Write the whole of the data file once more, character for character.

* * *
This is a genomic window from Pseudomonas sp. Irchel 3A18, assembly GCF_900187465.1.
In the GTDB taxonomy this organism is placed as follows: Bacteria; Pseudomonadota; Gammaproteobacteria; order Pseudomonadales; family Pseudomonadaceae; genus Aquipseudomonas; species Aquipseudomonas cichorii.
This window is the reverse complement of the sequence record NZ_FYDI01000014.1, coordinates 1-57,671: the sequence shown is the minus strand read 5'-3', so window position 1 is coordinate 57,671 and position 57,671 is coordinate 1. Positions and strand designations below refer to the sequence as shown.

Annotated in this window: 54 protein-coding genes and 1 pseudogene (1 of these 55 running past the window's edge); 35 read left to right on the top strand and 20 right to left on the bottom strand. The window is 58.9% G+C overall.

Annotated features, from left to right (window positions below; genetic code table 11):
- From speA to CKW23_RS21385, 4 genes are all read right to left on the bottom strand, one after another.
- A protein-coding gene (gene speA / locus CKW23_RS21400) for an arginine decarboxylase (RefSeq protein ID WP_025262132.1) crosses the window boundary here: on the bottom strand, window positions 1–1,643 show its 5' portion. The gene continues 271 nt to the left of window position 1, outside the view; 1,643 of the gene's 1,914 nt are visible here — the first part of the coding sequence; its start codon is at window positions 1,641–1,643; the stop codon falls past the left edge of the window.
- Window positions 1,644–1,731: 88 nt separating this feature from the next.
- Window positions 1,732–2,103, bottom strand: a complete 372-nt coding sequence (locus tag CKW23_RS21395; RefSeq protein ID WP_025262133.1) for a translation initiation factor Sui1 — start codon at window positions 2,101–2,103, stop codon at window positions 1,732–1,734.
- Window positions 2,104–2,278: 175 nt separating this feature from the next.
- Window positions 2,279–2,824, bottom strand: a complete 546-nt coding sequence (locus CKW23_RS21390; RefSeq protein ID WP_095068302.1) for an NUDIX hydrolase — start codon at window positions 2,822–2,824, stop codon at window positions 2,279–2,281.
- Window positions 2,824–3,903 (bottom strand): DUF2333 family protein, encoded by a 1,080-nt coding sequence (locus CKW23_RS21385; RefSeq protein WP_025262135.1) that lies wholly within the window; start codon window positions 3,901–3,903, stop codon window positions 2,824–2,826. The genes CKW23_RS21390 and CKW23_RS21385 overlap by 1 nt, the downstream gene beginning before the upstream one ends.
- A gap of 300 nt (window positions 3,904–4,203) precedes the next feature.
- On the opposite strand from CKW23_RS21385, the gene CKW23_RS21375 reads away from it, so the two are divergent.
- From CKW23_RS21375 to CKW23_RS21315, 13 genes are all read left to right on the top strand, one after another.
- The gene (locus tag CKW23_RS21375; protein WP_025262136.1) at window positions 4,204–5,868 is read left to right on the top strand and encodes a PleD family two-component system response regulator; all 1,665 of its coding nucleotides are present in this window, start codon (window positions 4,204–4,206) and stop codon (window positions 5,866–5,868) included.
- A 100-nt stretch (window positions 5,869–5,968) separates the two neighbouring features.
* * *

This is a genomic window from Pseudomonas sp. Irchel 3A18, assembly GCF_900187465.1.
In the GTDB taxonomy this organism is placed as follows: Bacteria; Pseudomonadota; Gammaproteobacteria; order Pseudomonadales; family Pseudomonadaceae; genus Aquipseudomonas; species Aquipseudomonas cichorii.
This window is the reverse complement of the sequence record NZ_FYDI01000014.1, coordinates 1-57,671: the sequence shown is the minus strand read 5'-3', so window position 1 is coordinate 57,671 and position 57,671 is coordinate 1. Positions and strand designations below refer to the sequence as shown.

Annotated in this window: 54 protein-coding genes and 1 pseudogene (1 of these 55 running past the window's edge); 35 read left to right on the top strand and 20 right to left on the bottom strand. The window is 58.9% G+C overall.

Annotated features, from left to right (window positions below; genetic code table 11):
- From speA to CKW23_RS21385, 4 genes are all read right to left on the bottom strand, one after another.
- A protein-coding gene (gene speA / locus CKW23_RS21400) for an arginine decarboxylase (RefSeq protein ID WP_025262132.1) crosses the window boundary here: on the bottom strand, window positions 1–1,643 show its 5' portion. The gene continues 271 nt to the left of window position 1, outside the view; 1,643 of the gene's 1,914 nt are visible here — the first part of the coding sequence; its start codon is at window positions 1,641–1,643; the stop codon falls past the left edge of the window.
- Window positions 1,644–1,731: 88 nt separating this feature from the next.
- Window positions 1,732–2,103, bottom strand: a complete 372-nt coding sequence (locus tag CKW23_RS21395; RefSeq protein ID WP_025262133.1) for a translation initiation factor Sui1 — start codon at window positions 2,101–2,103, stop codon at window positions 1,732–1,734.
- Window positions 2,104–2,278: 175 nt separating this feature from the next.
- Window positions 2,279–2,824, bottom strand: a complete 546-nt coding sequence (locus CKW23_RS21390; RefSeq protein ID WP_095068302.1) for an NUDIX hydrolase — start codon at window positions 2,822–2,824, stop codon at window positions 2,279–2,281.
- Window positions 2,824–3,903 (bottom strand): DUF2333 family protein, encoded by a 1,080-nt coding sequence (locus CKW23_RS21385; RefSeq protein WP_025262135.1) that lies wholly within the window; start codon window positions 3,901–3,903, stop codon window positions 2,824–2,826. The genes CKW23_RS21390 and CKW23_RS21385 overlap by 1 nt, the downstream gene beginning before the upstream one ends.
- A gap of 300 nt (window positions 3,904–4,203) precedes the next feature.
- On the opposite strand from CKW23_RS21385, the gene CKW23_RS21375 reads away from it, so the two are divergent.
- From CKW23_RS21375 to CKW23_RS21315, 13 genes are all read left to right on the top strand, one after another.
- The gene (locus tag CKW23_RS21375; protein WP_025262136.1) at window positions 4,204–5,868 is read left to right on the top strand and encodes a PleD family two-component system response regulator; all 1,665 of its coding nucleotides are present in this window, start codon (window positions 4,204–4,206) and stop codon (window positions 5,866–5,868) included.
- A 100-nt stretch (window positions 5,869–5,968) separates the two neighbouring features.